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Making Roman-Like Riveted Maille
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Making Roman-Like Riveted Maille
Article © MAIL User: Neuralmancer
December 27, 2005
One of my first desires within the hobby of roman reenactment was the obtainment of a shirt of roman lorica hamata, a long maille shirt. Reconstructions of these usually consist of butted rings in the usual 4-in-1 pattern. While there may of been some use of butted maille during roman times, a more common construction method was the use of alternating rings of riveted and solid rings. The riveted rings were fastened together using a round rivet. Solid rings were either stamped from sheet or welded together from wire. Compared to most medieval maille, roman maille was small. Typical ring thickness ranged from 0.8mm to 1.5mm and outside diameters ranged from a tiny 3mm to at least 12mm.
My next step was a search of the internet for instructional information on how to make suitable roman riveted maille. Most of the instructional material I found concerned the fabrication of medieval maille. Starting out I knew nothing at all about maille and its construction so my first step was to tailor the techniques that I found to the making of something closer to what I wanted: roman maille. Though I was willing to sacrifice a degree of historical accuracy, I wanted to go beyond the use of butted maille. Ninety-nine percent of the fabrication literature I found describes the uses of wedge, not round rivets. I concluded that this was a minor detail. I discovered that once peened, taking into account the burr resulting from the punching operation, the wedge rivet forms a round semi-spherical head on the outer surface of the ring, appearing much as a peened round rivet would be expected to look. Because of my use of wedge rather than round rivets I call my maille roman-like to distinguish it from more accurately made roman maille.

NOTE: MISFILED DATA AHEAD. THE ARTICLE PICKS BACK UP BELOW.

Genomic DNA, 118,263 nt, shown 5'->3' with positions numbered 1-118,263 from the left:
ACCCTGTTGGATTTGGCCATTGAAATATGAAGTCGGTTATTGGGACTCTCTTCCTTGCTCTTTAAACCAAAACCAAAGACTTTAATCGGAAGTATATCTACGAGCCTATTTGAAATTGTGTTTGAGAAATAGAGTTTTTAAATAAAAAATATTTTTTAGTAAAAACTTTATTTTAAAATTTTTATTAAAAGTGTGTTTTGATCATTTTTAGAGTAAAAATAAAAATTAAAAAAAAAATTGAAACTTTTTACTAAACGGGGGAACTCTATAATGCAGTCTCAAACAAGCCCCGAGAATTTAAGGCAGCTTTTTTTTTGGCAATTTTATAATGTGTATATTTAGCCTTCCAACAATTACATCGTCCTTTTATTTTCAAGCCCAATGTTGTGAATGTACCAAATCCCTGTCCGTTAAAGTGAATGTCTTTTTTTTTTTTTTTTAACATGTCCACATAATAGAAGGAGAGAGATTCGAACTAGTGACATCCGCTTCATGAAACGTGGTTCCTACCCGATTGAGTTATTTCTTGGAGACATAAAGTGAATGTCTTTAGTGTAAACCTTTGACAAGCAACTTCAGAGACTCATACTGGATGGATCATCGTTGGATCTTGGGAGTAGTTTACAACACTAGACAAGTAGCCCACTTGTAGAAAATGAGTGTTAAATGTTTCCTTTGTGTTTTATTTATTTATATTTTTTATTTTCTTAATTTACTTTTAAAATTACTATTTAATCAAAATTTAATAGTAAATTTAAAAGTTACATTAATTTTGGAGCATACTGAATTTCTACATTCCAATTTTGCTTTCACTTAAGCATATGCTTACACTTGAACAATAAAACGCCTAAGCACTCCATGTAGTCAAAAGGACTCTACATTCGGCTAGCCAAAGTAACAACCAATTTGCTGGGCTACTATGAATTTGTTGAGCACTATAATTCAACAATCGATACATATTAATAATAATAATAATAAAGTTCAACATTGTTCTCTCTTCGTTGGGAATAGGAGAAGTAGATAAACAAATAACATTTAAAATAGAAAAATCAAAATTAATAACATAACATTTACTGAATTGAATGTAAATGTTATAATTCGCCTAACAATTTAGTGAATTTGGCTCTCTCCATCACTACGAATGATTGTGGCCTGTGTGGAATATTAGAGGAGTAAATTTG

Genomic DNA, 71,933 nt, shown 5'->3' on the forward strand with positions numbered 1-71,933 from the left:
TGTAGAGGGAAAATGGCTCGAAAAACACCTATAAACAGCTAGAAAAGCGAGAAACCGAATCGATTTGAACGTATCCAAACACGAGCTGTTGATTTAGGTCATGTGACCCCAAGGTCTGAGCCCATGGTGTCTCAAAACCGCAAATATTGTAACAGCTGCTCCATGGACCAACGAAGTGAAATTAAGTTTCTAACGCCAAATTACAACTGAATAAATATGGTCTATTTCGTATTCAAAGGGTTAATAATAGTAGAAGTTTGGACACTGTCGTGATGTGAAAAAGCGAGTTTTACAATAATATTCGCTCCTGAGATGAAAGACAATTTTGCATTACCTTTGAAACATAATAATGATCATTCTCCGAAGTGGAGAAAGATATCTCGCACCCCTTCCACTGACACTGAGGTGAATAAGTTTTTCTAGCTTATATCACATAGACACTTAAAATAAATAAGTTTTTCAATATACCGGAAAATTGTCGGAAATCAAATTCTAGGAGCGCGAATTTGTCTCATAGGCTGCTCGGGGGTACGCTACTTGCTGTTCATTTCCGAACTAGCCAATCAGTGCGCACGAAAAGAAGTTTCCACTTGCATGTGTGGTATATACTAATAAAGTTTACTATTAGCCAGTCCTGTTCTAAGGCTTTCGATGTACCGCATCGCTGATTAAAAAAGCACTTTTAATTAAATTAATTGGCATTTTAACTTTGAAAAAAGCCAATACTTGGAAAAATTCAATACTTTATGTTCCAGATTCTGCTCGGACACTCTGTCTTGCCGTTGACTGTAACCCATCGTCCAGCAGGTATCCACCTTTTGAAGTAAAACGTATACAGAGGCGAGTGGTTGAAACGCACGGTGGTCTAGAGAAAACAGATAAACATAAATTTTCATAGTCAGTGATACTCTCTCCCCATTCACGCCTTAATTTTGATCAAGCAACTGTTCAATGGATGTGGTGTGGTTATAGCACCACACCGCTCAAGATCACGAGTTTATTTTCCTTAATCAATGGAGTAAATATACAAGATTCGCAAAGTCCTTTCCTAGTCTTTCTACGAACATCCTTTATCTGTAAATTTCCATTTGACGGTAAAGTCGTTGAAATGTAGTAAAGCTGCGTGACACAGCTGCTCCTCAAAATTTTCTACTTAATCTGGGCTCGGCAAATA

In this document I'm not going to say much about the construction of a roman shirt of hamata. This subject is already covered elsewhere in great detail. See the twin how-to manuals by Robert Norton.1,2
What I achieved looks like the following:
Fig. 1 Roman like maille